The congressional report identified five broad problems with the plane's design, construction and certification. First, the race to compete with the new Airbus A320neo led Boeing to make production goals and cost-cutting a higher priority than safety, the Democrats argued. Second, the company made deadly assumptions about flight-control software known as the maneuvering characteristics augmentation system, which was blamed for sending the planes into nosedives. Third, Boeing withheld critical information from the FAA. Fourth, the agency's practice of delegating oversight authority to Boeing employees left it in the dark. And finally, the Democrats accused FAA management of siding with Boeing and dismissing its own experts.

"These issues must be addressed by both Boeing and the FAA in order to correct poor certification practices that have emerged, reassess key assumptions that affect safety and enhance transparency to enable more effective oversight," the committee said.

The findings are largely in line with an abundance of information uncovered by federal investigators, news reporters and the committee's preliminary findings after the crashes in Indonesia in October 2018 and Ethiopia in March 2019.

Those crashes were caused in part by the software system aboard the Max. Because the engines on the Max are larger and placed higher than on its predecessor, they could cause the jet's nose to push upward in some circumstances. The software was designed to push the nose back down. In both crashes, the software was activated by faulty sensors, sending the planes toward the ground as the pilots struggled to pull them back up.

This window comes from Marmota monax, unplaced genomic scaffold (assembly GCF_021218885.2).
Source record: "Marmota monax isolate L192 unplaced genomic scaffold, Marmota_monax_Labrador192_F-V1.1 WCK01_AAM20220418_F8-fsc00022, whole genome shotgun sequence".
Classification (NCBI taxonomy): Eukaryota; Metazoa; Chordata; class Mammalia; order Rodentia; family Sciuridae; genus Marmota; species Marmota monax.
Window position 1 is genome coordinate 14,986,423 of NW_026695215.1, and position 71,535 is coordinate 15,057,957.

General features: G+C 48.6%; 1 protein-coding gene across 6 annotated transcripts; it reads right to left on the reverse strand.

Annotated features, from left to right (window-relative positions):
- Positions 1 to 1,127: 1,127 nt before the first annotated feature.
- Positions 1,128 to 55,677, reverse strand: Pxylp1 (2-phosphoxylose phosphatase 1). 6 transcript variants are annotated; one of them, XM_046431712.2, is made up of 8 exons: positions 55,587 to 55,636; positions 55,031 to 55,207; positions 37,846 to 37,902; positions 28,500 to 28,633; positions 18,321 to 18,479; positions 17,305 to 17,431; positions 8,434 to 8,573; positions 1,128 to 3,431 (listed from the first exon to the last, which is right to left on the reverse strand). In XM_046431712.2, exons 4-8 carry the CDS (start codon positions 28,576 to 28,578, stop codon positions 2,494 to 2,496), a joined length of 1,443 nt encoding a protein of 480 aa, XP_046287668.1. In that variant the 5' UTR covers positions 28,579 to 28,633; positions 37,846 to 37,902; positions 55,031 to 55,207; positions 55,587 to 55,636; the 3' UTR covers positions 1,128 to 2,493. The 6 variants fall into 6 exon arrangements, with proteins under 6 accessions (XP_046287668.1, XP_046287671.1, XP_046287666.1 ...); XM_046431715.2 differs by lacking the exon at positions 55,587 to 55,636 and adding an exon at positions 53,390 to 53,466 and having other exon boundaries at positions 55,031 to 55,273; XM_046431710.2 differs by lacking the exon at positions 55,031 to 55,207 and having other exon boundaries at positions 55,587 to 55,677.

The deaths could have been avoided, however, if not for a series of safety lapses at Boeing and the FAA, the Democrats argued.

Internal communications show that Boeing dismissed or failed to adequately address concerns raised by employees relating to the software and its reliance on a single external sensor, the committee found. It also accused Boeing of intentionally misleading FAA representatives, echoing a July report from the Transportation Department's inspector general.

That report found that Boeing had failed to share critical information with regulators about important changes to the software; had been slow to share a formal safety risk assessment with the agency; and had chosen to portray the software as a modification to an existing system rather than a new one, in part to ease the certification process.

In a statement, Boeing said it had learned lessons from the crashes and had started to act on the recommendations of experts and government authorities.

"Boeing cooperated fully and extensively with the committee's inquiry since it began in early 2019," the company said in a statement. "We have been hard at work strengthening our safety culture and rebuilding trust with our customers, regulators and the flying public."

Information for this article was contributed by Niraj Chokshi of The New York Times and by Tom Krisher, David Koenig and Elias Meseret of The Associated Press.